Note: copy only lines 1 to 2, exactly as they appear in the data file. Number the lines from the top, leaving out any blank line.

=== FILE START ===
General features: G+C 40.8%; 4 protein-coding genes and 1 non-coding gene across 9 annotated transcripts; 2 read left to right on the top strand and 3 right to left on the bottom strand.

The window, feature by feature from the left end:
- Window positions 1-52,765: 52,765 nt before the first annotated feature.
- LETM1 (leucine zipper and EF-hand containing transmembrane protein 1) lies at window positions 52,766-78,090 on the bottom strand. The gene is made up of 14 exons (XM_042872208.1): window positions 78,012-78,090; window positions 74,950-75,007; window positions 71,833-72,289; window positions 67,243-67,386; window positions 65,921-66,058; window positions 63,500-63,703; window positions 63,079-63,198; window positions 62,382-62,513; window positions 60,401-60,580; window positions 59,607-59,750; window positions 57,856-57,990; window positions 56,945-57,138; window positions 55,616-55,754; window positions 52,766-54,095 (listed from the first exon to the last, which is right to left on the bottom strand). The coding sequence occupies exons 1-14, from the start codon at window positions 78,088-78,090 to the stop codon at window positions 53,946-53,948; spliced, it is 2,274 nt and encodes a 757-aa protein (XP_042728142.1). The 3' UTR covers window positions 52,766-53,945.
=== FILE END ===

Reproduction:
General features: G+C 40.8%; 4 protein-coding genes and 1 non-coding gene across 9 annotated transcripts; 2 read left to right on the top strand and 3 right to left on the bottom strand.

The window, feature by feature from the left end: